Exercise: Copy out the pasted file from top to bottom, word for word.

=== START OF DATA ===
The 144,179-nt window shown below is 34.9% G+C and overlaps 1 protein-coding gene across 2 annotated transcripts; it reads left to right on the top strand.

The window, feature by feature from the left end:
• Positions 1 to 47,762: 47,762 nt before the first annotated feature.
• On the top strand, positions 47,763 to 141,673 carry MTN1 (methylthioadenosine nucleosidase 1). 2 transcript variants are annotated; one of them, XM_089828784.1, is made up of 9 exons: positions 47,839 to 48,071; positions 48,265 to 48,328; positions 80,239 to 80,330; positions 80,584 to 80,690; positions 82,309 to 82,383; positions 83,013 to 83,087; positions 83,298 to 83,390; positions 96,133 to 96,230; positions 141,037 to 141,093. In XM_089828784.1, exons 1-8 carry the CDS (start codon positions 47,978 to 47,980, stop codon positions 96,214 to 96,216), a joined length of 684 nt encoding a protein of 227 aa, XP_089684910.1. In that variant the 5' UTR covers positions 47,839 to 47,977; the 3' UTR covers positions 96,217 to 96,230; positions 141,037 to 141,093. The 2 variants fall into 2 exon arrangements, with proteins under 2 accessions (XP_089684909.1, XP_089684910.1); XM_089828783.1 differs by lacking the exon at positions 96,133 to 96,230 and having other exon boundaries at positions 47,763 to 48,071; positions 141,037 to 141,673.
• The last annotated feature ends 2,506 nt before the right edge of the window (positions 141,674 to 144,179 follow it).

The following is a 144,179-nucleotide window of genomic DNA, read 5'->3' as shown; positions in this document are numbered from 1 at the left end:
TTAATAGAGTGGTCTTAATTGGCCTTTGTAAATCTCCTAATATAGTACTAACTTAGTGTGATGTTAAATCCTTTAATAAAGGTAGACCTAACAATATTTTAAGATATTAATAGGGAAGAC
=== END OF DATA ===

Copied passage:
The 144,179-nt window shown below is 34.9% G+C and overlaps 1 protein-coding gene across 2 annotated transcripts; it reads left to right on the top strand.

The window, feature by feature from the left end:
• Positions 1 to 47,762: 47,762 nt before the first annotated feature.
• On the top strand, positions 47,763 to 141,673 carry MTN1 (methylthioadenosine nucleosidase 1). 2 transcript variants are annotated; one of them, XM_089828784.1, is made up of 9 exons: positions 47,839 to 48,071; positions 48,265 to 48,328; positions 80,239 to 80,330; positions 80,584 to 80,690; positions 82,309 to 82,383; positions 83,013 to 83,087; positions 83,298 to 83,390; positions 96,133 to 96,230; positions 141,037 to 141,093. In XM_089828784.1, exons 1-8 carry the CDS (start codon positions 47,978 to 47,980, stop codon positions 96,214 to 96,216), a joined length of 684 nt encoding a protein of 227 aa, XP_089684910.1. In that variant the 5' UTR covers positions 47,839 to 47,977; the 3' UTR covers positions 96,217 to 96,230; positions 141,037 to 141,093. The 2 variants fall into 2 exon arrangements, with proteins under 2 accessions (XP_089684909.1, XP_089684910.1); XM_089828783.1 differs by lacking the exon at positions 96,133 to 96,230 and having other exon boundaries at positions 47,763 to 48,071; positions 141,037 to 141,673.
• The last annotated feature ends 2,506 nt before the right edge of the window (positions 141,674 to 144,179 follow it).

The following is a 144,179-nucleotide window of genomic DNA, read 5'->3' as shown; positions in this document are numbered from 1 at the left end:
TTAATAGAGTGGTCTTAATTGGCCTTTGTAAATCTCCTAATATAGTACTAACTTAGTGTGATGTTAAATCCTTTAATAAAGGTAGACCTAACAATATTTTAAGATATTAATAGGGAAGAC